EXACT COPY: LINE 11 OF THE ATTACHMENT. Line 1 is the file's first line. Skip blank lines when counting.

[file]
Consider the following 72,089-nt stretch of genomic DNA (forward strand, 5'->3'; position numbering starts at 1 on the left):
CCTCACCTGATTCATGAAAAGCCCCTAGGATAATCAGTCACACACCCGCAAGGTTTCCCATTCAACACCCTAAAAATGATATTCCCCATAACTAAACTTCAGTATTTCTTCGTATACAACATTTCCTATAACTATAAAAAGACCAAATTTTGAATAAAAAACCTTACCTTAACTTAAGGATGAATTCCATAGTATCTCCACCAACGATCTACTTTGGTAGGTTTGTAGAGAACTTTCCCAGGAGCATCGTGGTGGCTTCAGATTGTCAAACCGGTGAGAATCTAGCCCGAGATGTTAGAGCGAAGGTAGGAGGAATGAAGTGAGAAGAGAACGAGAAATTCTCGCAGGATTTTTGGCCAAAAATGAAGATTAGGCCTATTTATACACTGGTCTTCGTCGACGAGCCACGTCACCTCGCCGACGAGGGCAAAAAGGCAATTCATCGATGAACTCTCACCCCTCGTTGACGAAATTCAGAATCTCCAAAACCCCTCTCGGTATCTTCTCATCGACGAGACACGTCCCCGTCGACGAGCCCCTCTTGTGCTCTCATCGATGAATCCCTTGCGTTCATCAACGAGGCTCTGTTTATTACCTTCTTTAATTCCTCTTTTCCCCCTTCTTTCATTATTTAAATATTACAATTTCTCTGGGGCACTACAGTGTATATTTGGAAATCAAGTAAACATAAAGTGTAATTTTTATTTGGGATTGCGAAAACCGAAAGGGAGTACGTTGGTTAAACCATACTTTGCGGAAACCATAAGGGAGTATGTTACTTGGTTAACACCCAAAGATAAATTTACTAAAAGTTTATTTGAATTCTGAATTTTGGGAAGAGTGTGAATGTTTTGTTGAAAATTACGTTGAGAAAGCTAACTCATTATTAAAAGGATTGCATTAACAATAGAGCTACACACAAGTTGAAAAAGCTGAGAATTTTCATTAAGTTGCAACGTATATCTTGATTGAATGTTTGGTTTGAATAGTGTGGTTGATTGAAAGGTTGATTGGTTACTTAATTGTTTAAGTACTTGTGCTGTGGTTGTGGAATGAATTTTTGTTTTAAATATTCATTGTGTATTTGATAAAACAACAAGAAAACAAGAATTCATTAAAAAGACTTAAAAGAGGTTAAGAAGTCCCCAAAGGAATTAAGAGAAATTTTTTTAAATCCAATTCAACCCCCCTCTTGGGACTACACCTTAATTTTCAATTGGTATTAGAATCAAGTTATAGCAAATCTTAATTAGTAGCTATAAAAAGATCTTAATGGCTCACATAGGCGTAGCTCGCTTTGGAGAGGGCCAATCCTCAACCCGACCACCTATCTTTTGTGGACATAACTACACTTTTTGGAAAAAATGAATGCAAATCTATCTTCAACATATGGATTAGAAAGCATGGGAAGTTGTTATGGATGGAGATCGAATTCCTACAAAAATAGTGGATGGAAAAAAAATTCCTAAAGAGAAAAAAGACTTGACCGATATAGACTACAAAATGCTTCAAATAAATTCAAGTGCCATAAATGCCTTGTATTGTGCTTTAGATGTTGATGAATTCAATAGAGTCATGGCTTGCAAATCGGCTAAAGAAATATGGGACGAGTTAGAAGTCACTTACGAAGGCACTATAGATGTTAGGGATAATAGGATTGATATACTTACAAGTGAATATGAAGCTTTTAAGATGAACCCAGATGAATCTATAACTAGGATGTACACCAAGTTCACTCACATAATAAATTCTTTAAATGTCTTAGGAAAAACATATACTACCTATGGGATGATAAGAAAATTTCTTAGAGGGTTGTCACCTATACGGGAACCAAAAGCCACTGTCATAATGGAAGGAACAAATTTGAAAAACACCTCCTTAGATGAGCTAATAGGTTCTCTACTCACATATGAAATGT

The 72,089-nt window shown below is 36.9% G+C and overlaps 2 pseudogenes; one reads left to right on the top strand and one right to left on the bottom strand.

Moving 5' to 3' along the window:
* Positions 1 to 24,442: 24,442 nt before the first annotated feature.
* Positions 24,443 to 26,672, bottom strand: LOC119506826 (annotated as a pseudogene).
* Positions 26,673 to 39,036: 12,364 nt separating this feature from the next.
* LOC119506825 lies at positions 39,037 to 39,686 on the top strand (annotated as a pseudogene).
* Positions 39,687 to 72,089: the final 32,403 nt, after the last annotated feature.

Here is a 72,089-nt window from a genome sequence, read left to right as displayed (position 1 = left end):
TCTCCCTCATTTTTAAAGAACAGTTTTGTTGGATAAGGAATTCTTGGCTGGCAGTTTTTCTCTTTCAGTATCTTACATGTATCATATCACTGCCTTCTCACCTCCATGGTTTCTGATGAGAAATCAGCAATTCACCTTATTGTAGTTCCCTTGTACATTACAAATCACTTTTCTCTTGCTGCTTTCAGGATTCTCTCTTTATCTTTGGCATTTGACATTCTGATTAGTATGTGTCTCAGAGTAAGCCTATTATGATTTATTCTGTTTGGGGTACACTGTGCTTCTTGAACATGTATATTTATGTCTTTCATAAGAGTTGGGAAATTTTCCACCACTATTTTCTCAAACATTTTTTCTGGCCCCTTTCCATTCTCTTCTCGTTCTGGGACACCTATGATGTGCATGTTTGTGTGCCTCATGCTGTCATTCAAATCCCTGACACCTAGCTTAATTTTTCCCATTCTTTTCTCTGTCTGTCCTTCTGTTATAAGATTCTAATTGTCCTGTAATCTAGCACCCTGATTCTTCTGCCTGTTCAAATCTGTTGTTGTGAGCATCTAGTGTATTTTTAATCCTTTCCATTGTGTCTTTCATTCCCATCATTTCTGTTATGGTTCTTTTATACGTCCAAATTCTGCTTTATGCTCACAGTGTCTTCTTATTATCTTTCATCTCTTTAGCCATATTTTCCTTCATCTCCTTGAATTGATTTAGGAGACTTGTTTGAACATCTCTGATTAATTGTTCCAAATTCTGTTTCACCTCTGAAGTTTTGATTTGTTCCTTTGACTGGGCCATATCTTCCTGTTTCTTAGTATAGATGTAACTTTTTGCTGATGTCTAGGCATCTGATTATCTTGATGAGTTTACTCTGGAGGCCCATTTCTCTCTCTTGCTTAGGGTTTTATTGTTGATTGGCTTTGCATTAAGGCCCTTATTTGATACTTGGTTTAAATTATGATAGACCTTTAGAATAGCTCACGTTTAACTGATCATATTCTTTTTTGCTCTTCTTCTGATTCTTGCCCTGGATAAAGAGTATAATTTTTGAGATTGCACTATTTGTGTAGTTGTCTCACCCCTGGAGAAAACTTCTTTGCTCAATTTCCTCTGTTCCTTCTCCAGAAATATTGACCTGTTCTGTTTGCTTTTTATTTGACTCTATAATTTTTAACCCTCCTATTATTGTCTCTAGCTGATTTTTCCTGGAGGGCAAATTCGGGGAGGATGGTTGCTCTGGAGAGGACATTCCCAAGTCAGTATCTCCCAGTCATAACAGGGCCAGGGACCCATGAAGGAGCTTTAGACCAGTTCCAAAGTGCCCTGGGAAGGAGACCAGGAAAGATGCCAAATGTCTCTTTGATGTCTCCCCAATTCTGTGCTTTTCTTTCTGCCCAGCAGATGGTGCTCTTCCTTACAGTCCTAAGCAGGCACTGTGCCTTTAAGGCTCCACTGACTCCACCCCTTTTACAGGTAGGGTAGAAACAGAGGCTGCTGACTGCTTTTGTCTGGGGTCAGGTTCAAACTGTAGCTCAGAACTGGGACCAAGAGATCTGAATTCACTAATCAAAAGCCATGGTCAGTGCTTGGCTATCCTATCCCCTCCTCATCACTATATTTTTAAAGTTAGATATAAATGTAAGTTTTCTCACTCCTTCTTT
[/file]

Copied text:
TCTCCCTCATTTTTAAAGAACAGTTTTGTTGGATAAGGAATTCTTGGCTGGCAGTTTTTCTCTTTCAGTATCTTACATGTATCATATCACTGCCTTCTCACCTCCATGGTTTCTGATGAGAAATCAGCAATTCACCTTATTGTAGTTCCCTTGTACATTACAAATCACTTTTCTCTTGCTGCTTTCAGGATTCTCTCTTTATCTTTGGCATTTGACATTCTGATTAGTATGTGTCTCAGAGTAAGCCTATTATGATTTATTCTGTTTGGGGTACACTGTGCTTCTTGAACATGTATATTTATGTCTTTCATAAGAGTTGGGAAATTTTCCACCACTATTTTCTCAAACATTTTTTCTGGCCCCTTTCCATTCTCTTCTCGTTCTGGGACACCTATGATGTGCATGTTTGTGTGCCTCATGCTGTCATTCAAATCCCTGACACCTAGCTTAATTTTTCCCATTCTTTTCTCTGTCTGTCCTTCTGTTATAAGATTCTAATTGTCCTGTAATCTAGCACCCTGATTCTTCTGCCTGTTCAAATCTGTTGTTGTGAGCATCTAGTGTATTTTTAATCCTTTCCATTGTGTCTTTCATTCCCATCATTTCTGTTATGGTTCTTTTATACGTCCAAATTCTGCTTTATGCTCACAGTGTCTTCTTATTATCTTTCATCTCTTTAGCCATATTTTCCTTCATCTCCTTGAATTGATTTAGGAGACTTGTTTGAACATCTCTGATTAATTGTTCCAAATTCTGTTTCACCTCTGAAGTTTTGATTTGTTCCTTTGACTGGGCCATATCTTCCTGTTTCTTAGTATAGATGTAACTTTTTGCTGATGTCTAGGCATCTGATTATCTTGATGAGTTTACTCTGGAGGCCCATTTCTCTCTCTTGCTTAGGGTTTTATTGTTGATTGGCTTTGCATTAAGGCCCTTATTTGATACTTGGTTTAAATTATGATAGACCTTTAGAATAGCTCACGTTTAACTGATCATATTCTTTTTTGCTCTTCTTCTGATTCTTGCCCTGGATAAAGAGTATAATTTTTGAGATTGCACTATTTGTGTAGTTGTCTCACCCCTGGAGAAAACTTCTTTGCTCAATTTCCTCTGTTCCTTCTCCAGAAATATTGACCTGTTCTGTTTGCTTTTTATTTGACTCTATAATTTTTAACCCTCCTATTATTGTCTCTAGCTGATTTTTCCTGGAGGGCAAATTCGGGGAGGATGGTTGCTCTGGAGAGGACATTCCCAAGTCAGTATCTCCCAGTCATAACAGGGCCAGGGACCCATGAAGGAGCTTTAGACCAGTTCCAAAGTGCCCTGGGAAGGAGACCAGGAAAGATGCCAAATGTCTCTTTGATGTCTCCCCAATTCTGTGCTTTTCTTTCTGCCCAGCAGATGGTGCTCTTCCTTACAGTCCTAAGCAGGCACTGTGCCTTTAAGGCTCCACTGACTCCACCCCTTTTACAGGTAGGGTAGAAACAGAGGCTGCTGACTGCTTTTGTCTGGGGTCAGGTTCAAACTGTAGCTCAGAACTGGGACCAAGAGATCTGAATTCACTAATCAAAAGCCATGGTCAGTGCTTGGCTATCCTATCCCCTCCTCATCACTATATTTTTAAAGTTAGATATAAATGTAAGTTTTCTCACTCCTTCTTT